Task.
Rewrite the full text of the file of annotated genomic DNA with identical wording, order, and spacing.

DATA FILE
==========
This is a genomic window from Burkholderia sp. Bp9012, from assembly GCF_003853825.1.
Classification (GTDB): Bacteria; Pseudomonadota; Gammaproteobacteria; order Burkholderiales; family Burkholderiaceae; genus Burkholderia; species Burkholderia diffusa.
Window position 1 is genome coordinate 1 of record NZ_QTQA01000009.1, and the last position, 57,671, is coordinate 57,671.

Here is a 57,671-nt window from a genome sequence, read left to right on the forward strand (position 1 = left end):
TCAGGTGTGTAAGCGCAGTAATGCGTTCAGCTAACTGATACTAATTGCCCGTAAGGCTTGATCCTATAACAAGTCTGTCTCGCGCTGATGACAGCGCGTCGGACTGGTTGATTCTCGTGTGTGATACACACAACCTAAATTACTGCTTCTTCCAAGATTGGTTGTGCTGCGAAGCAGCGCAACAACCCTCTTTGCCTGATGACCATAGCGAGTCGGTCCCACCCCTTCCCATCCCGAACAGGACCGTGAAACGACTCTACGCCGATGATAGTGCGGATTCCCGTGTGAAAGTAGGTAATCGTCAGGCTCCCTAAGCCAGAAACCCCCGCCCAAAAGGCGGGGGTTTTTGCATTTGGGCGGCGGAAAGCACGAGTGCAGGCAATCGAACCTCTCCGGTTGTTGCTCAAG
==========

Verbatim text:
This is a genomic window from Burkholderia sp. Bp9012, from assembly GCF_003853825.1.
Classification (GTDB): Bacteria; Pseudomonadota; Gammaproteobacteria; order Burkholderiales; family Burkholderiaceae; genus Burkholderia; species Burkholderia diffusa.
Window position 1 is genome coordinate 1 of record NZ_QTQA01000009.1, and the last position, 57,671, is coordinate 57,671.

Here is a 57,671-nt window from a genome sequence, read left to right on the forward strand (position 1 = left end):
TCAGGTGTGTAAGCGCAGTAATGCGTTCAGCTAACTGATACTAATTGCCCGTAAGGCTTGATCCTATAACAAGTCTGTCTCGCGCTGATGACAGCGCGTCGGACTGGTTGATTCTCGTGTGTGATACACACAACCTAAATTACTGCTTCTTCCAAGATTGGTTGTGCTGCGAAGCAGCGCAACAACCCTCTTTGCCTGATGACCATAGCGAGTCGGTCCCACCCCTTCCCATCCCGAACAGGACCGTGAAACGACTCTACGCCGATGATAGTGCGGATTCCCGTGTGAAAGTAGGTAATCGTCAGGCTCCCTAAGCCAGAAACCCCCGCCCAAAAGGCGGGGGTTTTTGCATTTGGGCGGCGGAAAGCACGAGTGCAGGCAATCGAACCTCTCCGGTTGTTGCTCAAG